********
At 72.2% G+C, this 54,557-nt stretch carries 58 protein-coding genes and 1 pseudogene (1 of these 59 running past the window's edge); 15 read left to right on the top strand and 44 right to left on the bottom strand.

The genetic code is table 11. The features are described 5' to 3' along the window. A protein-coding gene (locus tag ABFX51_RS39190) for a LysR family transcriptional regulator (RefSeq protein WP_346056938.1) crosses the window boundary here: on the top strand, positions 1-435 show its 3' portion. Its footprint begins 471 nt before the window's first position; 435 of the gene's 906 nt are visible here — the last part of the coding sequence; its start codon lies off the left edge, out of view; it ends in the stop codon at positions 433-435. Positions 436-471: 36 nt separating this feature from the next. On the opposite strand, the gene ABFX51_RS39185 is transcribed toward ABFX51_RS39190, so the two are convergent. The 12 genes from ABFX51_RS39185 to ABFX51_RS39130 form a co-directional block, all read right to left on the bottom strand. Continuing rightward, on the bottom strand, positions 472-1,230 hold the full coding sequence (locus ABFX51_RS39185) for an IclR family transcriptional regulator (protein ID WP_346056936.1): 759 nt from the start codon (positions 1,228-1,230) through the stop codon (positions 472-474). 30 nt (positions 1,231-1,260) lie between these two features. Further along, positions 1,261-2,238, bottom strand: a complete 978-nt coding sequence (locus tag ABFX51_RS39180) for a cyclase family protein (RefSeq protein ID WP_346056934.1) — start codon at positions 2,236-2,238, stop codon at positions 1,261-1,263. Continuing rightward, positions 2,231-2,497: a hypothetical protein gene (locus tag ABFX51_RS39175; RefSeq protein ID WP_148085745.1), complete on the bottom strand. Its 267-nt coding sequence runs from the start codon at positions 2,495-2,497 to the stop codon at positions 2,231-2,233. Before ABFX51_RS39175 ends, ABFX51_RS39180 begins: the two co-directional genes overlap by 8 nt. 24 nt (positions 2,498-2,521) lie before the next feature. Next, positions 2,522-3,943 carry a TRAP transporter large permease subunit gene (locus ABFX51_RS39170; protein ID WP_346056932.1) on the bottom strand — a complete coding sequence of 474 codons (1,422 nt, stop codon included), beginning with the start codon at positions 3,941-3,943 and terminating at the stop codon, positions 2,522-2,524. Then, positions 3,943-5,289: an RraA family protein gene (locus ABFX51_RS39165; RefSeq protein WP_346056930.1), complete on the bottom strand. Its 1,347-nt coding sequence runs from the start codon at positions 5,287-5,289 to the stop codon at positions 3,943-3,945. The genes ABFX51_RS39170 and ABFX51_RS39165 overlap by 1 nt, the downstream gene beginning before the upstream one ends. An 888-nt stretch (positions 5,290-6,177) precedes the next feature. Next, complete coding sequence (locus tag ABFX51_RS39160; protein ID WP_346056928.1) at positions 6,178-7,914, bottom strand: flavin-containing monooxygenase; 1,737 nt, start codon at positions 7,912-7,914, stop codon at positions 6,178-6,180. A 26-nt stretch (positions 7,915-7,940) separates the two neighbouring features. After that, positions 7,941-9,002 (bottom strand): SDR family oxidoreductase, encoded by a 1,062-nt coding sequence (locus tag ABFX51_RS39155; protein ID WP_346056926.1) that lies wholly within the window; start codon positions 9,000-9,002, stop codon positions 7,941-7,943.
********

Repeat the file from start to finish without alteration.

At 72.2% G+C, this 54,557-nt stretch carries 58 protein-coding genes and 1 pseudogene (1 of these 59 running past the window's edge); 15 read left to right on the top strand and 44 right to left on the bottom strand.

The genetic code is table 11. The features are described 5' to 3' along the window. A protein-coding gene (locus tag ABFX51_RS39190) for a LysR family transcriptional regulator (RefSeq protein WP_346056938.1) crosses the window boundary here: on the top strand, positions 1-435 show its 3' portion. Its footprint begins 471 nt before the window's first position; 435 of the gene's 906 nt are visible here — the last part of the coding sequence; its start codon lies off the left edge, out of view; it ends in the stop codon at positions 433-435. Positions 436-471: 36 nt separating this feature from the next. On the opposite strand, the gene ABFX51_RS39185 is transcribed toward ABFX51_RS39190, so the two are convergent. The 12 genes from ABFX51_RS39185 to ABFX51_RS39130 form a co-directional block, all read right to left on the bottom strand. Continuing rightward, on the bottom strand, positions 472-1,230 hold the full coding sequence (locus ABFX51_RS39185) for an IclR family transcriptional regulator (protein ID WP_346056936.1): 759 nt from the start codon (positions 1,228-1,230) through the stop codon (positions 472-474). 30 nt (positions 1,231-1,260) lie between these two features. Further along, positions 1,261-2,238, bottom strand: a complete 978-nt coding sequence (locus tag ABFX51_RS39180) for a cyclase family protein (RefSeq protein ID WP_346056934.1) — start codon at positions 2,236-2,238, stop codon at positions 1,261-1,263. Continuing rightward, positions 2,231-2,497: a hypothetical protein gene (locus tag ABFX51_RS39175; RefSeq protein ID WP_148085745.1), complete on the bottom strand. Its 267-nt coding sequence runs from the start codon at positions 2,495-2,497 to the stop codon at positions 2,231-2,233. Before ABFX51_RS39175 ends, ABFX51_RS39180 begins: the two co-directional genes overlap by 8 nt. 24 nt (positions 2,498-2,521) lie before the next feature. Next, positions 2,522-3,943 carry a TRAP transporter large permease subunit gene (locus ABFX51_RS39170; protein ID WP_346056932.1) on the bottom strand — a complete coding sequence of 474 codons (1,422 nt, stop codon included), beginning with the start codon at positions 3,941-3,943 and terminating at the stop codon, positions 2,522-2,524. Then, positions 3,943-5,289: an RraA family protein gene (locus ABFX51_RS39165; RefSeq protein WP_346056930.1), complete on the bottom strand. Its 1,347-nt coding sequence runs from the start codon at positions 5,287-5,289 to the stop codon at positions 3,943-3,945. The genes ABFX51_RS39170 and ABFX51_RS39165 overlap by 1 nt, the downstream gene beginning before the upstream one ends. An 888-nt stretch (positions 5,290-6,177) precedes the next feature. Next, complete coding sequence (locus tag ABFX51_RS39160; protein ID WP_346056928.1) at positions 6,178-7,914, bottom strand: flavin-containing monooxygenase; 1,737 nt, start codon at positions 7,912-7,914, stop codon at positions 6,178-6,180. A 26-nt stretch (positions 7,915-7,940) separates the two neighbouring features. After that, positions 7,941-9,002 (bottom strand): SDR family oxidoreductase, encoded by a 1,062-nt coding sequence (locus tag ABFX51_RS39155; protein ID WP_346056926.1) that lies wholly within the window; start codon positions 9,000-9,002, stop codon positions 7,941-7,943.